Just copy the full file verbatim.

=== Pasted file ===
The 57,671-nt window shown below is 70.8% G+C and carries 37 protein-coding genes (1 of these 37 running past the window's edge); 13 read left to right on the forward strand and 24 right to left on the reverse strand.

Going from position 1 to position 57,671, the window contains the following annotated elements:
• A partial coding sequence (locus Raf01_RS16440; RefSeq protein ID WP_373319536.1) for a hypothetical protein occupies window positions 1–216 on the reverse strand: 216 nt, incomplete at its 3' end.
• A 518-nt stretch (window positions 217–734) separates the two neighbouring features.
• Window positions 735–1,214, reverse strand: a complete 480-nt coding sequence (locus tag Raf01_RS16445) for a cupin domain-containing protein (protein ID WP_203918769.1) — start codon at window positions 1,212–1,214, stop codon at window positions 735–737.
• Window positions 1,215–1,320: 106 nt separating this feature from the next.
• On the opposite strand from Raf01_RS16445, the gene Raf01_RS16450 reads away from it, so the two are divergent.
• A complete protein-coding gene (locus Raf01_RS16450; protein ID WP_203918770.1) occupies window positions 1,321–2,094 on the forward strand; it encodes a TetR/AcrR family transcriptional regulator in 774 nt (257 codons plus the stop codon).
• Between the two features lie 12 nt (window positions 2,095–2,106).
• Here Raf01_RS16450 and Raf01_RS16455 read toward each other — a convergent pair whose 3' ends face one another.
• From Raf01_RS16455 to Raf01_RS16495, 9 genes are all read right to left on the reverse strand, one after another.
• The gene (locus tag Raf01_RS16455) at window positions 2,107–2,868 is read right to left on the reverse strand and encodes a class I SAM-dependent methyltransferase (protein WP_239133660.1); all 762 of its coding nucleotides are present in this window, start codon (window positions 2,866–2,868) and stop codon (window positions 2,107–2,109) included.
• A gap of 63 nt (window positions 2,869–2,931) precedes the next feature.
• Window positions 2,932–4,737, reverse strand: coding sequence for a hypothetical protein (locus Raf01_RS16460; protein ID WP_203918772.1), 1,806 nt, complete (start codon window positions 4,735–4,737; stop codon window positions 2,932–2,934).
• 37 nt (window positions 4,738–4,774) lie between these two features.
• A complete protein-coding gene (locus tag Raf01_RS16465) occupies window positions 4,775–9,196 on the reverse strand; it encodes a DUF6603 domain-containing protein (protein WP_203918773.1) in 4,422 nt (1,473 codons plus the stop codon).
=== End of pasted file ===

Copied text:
The 57,671-nt window shown below is 70.8% G+C and carries 37 protein-coding genes (1 of these 37 running past the window's edge); 13 read left to right on the forward strand and 24 right to left on the reverse strand.

Going from position 1 to position 57,671, the window contains the following annotated elements:
• A partial coding sequence (locus Raf01_RS16440; RefSeq protein ID WP_373319536.1) for a hypothetical protein occupies window positions 1–216 on the reverse strand: 216 nt, incomplete at its 3' end.
• A 518-nt stretch (window positions 217–734) separates the two neighbouring features.
• Window positions 735–1,214, reverse strand: a complete 480-nt coding sequence (locus tag Raf01_RS16445) for a cupin domain-containing protein (protein ID WP_203918769.1) — start codon at window positions 1,212–1,214, stop codon at window positions 735–737.
• Window positions 1,215–1,320: 106 nt separating this feature from the next.
• On the opposite strand from Raf01_RS16445, the gene Raf01_RS16450 reads away from it, so the two are divergent.
• A complete protein-coding gene (locus Raf01_RS16450; protein ID WP_203918770.1) occupies window positions 1,321–2,094 on the forward strand; it encodes a TetR/AcrR family transcriptional regulator in 774 nt (257 codons plus the stop codon).
• Between the two features lie 12 nt (window positions 2,095–2,106).
• Here Raf01_RS16450 and Raf01_RS16455 read toward each other — a convergent pair whose 3' ends face one another.
• From Raf01_RS16455 to Raf01_RS16495, 9 genes are all read right to left on the reverse strand, one after another.
• The gene (locus tag Raf01_RS16455) at window positions 2,107–2,868 is read right to left on the reverse strand and encodes a class I SAM-dependent methyltransferase (protein WP_239133660.1); all 762 of its coding nucleotides are present in this window, start codon (window positions 2,866–2,868) and stop codon (window positions 2,107–2,109) included.
• A gap of 63 nt (window positions 2,869–2,931) precedes the next feature.
• Window positions 2,932–4,737, reverse strand: coding sequence for a hypothetical protein (locus Raf01_RS16460; protein ID WP_203918772.1), 1,806 nt, complete (start codon window positions 4,735–4,737; stop codon window positions 2,932–2,934).
• 37 nt (window positions 4,738–4,774) lie between these two features.
• A complete protein-coding gene (locus tag Raf01_RS16465) occupies window positions 4,775–9,196 on the reverse strand; it encodes a DUF6603 domain-containing protein (protein WP_203918773.1) in 4,422 nt (1,473 codons plus the stop codon).